In some ways they are the familiar arguments – culture provides the context for humans to discover, disclose and distribute their creativity, and allows for the expressive examination of our shared lives. Culture makes life meaningful and worth living. Those arguments have somewhat lost ground – partly due to the perception (erroneous in my view) that such humanistic values are intrinsically elitist – but also mainly as economics has come to trump culture as the primary means of establishing value. No doubt we need both ways of valuing culture – but what global austerity and now COVID-19 have also shown is that the ‘economic’ value of culture is not that convincingly demonstrated, even to those governments who have historically claimed for it. Most national culture budgets have been slashed, save for one or two exceptions. And if we take out conventional IT and digital sectors, then arts and culture have barely ‘grown’ at all, in a decade. The climate crisis also raises questions about how sustainable chasing economic growth really can be – a theme Professor Kate Oakley and I explore in our forthcoming book Cultural Industries and the Environmental Crisis (Springer, 2020). So when economic value is found wanting as the primary metric, then what remains? An urgent discussion about other kinds of value – including the cultural, social and the ecological – is needed.
What are your thoughts on how the current crises has created opportunity for participation and access online versus the ‘live experience’ of culture that is now still largely missing?
In some ways lockdown has allowed for some creative reconfigurations and energised participation – the whole rise of a participatory ‘zoom’ culture, the streaming of performances, the new opportunities to ‘join in’ online that are offered daily. The ways in which artists and performers are bringing their performances into the home – from their own homes – is also suggestive of a new intimacy and relation between artist and audience. But we must also be careful not to over-celebrate this – not everyone has the time or resources to access online culture (and many are struggling to have any kind of leisure at all) and many performers are also struggling to make ends meet, and seeking new ways to make up for the loss of income from cancelled studio time, commissions and performances. The online economy is in danger of appearing a source of gifts and free labour – and we need to make sure that cultural workers are properly rewarded for their creative efforts. Once live performances recommence – and that seems some way away – then parts of the cultural industry will recover, but without state support it is likely that many will not – small venues, bars and nightclubs, local arts centres and community centres being the most vulnerable. Protecting local arts ecologies is going to be vital. Only then can we hope to rebuild the wider vibrancy of the public arts and culture that we are currently so keenly missing.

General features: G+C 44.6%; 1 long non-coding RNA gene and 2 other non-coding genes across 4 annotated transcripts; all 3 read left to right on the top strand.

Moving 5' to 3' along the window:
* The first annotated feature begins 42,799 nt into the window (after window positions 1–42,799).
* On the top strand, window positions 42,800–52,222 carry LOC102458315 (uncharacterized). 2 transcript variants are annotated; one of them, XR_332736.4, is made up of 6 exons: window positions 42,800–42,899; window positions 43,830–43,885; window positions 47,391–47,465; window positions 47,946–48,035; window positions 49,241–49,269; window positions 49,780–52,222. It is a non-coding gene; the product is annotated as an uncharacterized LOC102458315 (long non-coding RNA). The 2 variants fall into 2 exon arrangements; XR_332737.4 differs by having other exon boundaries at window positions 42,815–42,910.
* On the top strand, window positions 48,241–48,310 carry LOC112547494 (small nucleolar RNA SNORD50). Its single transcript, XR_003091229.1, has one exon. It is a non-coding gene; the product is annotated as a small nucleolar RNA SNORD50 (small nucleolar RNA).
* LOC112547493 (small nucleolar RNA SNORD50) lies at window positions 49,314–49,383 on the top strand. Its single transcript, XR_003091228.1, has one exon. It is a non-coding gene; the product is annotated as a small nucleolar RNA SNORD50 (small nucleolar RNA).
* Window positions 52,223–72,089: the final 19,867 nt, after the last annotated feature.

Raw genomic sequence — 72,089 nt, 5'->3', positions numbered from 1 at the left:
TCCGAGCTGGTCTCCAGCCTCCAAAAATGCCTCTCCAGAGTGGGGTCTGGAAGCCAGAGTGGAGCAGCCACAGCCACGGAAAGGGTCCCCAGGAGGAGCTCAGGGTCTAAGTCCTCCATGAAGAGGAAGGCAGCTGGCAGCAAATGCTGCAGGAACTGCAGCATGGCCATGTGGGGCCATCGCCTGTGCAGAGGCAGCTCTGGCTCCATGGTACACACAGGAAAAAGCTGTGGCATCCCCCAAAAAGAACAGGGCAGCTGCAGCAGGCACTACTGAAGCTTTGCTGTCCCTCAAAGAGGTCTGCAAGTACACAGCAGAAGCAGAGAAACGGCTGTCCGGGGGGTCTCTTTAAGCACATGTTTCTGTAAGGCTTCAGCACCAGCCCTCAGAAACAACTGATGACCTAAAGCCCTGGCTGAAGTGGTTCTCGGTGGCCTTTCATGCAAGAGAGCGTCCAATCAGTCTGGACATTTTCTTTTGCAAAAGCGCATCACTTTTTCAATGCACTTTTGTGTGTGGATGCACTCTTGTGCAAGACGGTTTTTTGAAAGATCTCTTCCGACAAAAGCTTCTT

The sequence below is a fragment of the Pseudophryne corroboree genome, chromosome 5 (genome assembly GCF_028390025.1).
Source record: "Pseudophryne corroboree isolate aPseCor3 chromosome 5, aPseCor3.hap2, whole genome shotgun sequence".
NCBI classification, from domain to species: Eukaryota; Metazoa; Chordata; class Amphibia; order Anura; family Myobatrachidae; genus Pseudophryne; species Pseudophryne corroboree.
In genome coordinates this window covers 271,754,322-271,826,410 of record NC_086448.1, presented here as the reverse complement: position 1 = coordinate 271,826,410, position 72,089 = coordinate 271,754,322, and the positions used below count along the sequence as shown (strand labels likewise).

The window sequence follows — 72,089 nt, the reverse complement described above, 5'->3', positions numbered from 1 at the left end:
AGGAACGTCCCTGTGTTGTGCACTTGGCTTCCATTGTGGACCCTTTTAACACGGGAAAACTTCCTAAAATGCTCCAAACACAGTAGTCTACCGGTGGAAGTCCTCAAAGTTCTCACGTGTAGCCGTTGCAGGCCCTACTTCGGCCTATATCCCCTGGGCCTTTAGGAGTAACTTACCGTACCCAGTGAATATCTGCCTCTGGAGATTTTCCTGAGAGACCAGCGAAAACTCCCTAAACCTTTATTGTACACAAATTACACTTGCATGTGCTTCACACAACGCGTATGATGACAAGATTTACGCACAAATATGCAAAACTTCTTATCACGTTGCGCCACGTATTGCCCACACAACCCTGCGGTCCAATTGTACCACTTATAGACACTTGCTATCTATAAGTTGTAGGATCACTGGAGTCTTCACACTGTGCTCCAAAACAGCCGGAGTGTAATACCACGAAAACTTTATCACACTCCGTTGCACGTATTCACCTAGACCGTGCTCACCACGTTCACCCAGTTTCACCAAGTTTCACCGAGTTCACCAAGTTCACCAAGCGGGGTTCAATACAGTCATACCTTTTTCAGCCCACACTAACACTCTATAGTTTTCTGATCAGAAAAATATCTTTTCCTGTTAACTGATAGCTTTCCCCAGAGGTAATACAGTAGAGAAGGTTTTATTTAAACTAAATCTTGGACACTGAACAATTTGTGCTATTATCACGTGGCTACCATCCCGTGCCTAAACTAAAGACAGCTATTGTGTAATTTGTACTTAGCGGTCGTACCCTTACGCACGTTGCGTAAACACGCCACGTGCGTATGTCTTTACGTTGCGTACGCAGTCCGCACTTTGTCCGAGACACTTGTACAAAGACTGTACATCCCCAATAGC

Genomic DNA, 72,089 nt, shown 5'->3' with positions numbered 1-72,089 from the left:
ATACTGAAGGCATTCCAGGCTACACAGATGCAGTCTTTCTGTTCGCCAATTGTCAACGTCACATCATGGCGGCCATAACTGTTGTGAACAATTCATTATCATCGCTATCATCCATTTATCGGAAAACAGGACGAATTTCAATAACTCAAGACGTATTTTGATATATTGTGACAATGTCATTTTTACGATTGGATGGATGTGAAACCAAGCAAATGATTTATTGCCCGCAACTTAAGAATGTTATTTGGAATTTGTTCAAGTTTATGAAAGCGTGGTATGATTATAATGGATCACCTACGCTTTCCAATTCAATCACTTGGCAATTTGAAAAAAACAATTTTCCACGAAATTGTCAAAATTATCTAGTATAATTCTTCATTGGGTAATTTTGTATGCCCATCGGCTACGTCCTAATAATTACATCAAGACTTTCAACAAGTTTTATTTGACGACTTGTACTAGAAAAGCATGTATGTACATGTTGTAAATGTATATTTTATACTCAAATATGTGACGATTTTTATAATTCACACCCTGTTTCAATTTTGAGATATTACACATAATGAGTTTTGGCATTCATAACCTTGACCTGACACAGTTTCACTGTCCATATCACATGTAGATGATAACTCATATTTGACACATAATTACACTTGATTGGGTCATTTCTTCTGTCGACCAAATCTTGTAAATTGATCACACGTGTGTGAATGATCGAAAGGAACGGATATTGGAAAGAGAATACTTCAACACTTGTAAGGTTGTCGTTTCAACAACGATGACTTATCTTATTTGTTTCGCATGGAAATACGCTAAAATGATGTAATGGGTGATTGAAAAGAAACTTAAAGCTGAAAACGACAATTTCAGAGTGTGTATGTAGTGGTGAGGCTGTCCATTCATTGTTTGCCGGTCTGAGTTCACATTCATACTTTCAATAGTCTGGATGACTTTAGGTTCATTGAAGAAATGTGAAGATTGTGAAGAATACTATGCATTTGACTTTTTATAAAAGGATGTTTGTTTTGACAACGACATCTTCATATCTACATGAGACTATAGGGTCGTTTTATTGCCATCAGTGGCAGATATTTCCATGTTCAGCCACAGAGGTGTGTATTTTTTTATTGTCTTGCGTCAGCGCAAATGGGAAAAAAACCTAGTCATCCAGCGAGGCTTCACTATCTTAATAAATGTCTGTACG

Mark Banks is Professor of Culture and Communication at Leicester University and the Director of CAMEo Research Institute for Cultural and Media Economies. From June 2020, he will take up a new role in the School of Culture and Creative Arts at the University of Glasgow. Recent publications include Creative Justice: Cultural Industries, Work and Inequality (2017) and the upcoming Cultural Industries and the Environmental Crisis (with Professor Kate Oakley) which critiques the current model of the creative economy and considers sustainable alternatives. Banks’ article The work of culture and C-19 was published in the European Journal of Culture on May 8th 2020.